Property

Spanish construction rebuilds after market collapse

Property developer Olivier Crambade founded Therus Invest in Madrid in 2004 to build offices and retail space. For five years business went quite well, and Therus developed and sold more than €300m of properties. Then Spain’s economy imploded, taking property with it, and Mr Crambade spent six years tending to Dhamma Energy, a solar energy […]

Continue Reading

Currencies

Euro suffers worst month against the pound since financial crisis

Political risks are still all the rage in the currency markets. The euro has suffered its worst slump against the pound since 2009 in November, as investors hone in on a series of looming battles between eurosceptic populists and establishment parties at the ballot box. The single currency has shed 4.5 per cent against sterling […]

Continue Reading

Banks

RBS falls 2% after failing BoE stress test

Royal Bank of Scotland shares have slipped 2 per cent in early trading this morning, after the state-controlled lender emerged as the biggest loser in the Bank of England’s latest round of annual stress tests. The lender has now given regulators a plan to bulk up its capital levels by cutting costs and selling assets, […]

Continue Reading

Currencies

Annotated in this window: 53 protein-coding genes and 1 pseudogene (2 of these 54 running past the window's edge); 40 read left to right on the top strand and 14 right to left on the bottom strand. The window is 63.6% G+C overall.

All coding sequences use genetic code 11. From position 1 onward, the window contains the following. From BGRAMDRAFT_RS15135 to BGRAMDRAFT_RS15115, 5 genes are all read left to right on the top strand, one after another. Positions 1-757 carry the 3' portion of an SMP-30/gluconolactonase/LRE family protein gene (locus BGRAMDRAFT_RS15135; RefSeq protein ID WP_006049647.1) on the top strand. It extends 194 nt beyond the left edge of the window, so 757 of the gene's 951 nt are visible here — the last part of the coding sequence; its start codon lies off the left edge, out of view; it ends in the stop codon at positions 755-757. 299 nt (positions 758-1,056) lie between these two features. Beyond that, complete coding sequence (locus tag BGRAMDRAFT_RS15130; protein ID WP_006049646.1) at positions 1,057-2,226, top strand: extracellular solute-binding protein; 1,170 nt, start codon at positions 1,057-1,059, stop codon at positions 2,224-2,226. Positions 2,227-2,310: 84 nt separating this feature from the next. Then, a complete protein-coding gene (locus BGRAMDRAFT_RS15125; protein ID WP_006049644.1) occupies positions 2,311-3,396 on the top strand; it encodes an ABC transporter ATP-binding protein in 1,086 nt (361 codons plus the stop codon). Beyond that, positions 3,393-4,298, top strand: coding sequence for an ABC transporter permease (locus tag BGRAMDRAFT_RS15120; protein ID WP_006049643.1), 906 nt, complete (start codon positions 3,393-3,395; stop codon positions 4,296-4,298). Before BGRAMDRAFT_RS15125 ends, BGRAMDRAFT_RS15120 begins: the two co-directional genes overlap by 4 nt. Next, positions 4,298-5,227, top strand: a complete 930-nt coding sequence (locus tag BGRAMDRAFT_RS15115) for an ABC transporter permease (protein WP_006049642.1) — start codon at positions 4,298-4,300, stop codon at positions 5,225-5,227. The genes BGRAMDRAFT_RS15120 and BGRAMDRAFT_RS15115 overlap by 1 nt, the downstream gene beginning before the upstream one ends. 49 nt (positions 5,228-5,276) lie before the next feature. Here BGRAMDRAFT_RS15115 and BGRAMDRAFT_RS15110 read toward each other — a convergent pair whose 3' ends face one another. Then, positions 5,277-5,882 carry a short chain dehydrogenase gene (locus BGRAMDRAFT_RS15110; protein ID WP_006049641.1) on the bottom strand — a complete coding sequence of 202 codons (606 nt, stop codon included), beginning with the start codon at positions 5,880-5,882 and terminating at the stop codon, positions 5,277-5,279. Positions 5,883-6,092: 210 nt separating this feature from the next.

China capital curbs reflect buyer’s remorse over market reforms

Last year the reformist head of China’s central bank convinced his Communist party bosses to give market forces a bigger say in setting the renminbi’s daily “reference rate” against the US dollar. In return, Zhou Xiaochuan assured his more conservative party colleagues that the redback would finally secure coveted recognition as an official reserve currency […]

Continue Reading

Banks

Carney: UK is ‘investment banker for Europe’

The governor of the Bank of England has repeated his calls for a “smooth and orderly” UK exit from the EU, saying that a transition out of the bloc will happen, it was just a case of “when and how”. Responding to the BoE’s latest bank stress tests, where lenders overall emerged with more resilient […]

Continue Reading

Categorized | Economy

EU budget talks will be tricky


Posted on August 31, 2016

©Getty

Budget negotiations among EU member states are never a pretty sight. With Britain on its way out of the 28-nation bloc, they are at risk of turning very ugly indeed.

Britain is one of the largest contributors to the EU budget. It pays in much more than it receives (according to the UK Treasury, Britain’s net contribution was £10.5bn in 2013, £9.8bn in 2014 and £8.5bn in 2015).

    Once Britain is out, the other 27 governments will face a range of politically unpalatable choices. First, they could leave the EU’s 2014-20 budget unchanged at €1.087tn and ask each member state to compensate for Britain’s departure on a scale proportionate to its gross national income.

    Barbara Böttcher and Laura Rosenberger of Deutsche Bank Research calculate that, under this formula, Germany would pay an extra €1.9bn a year, France would stump up €1.4bn and Italy €1bn.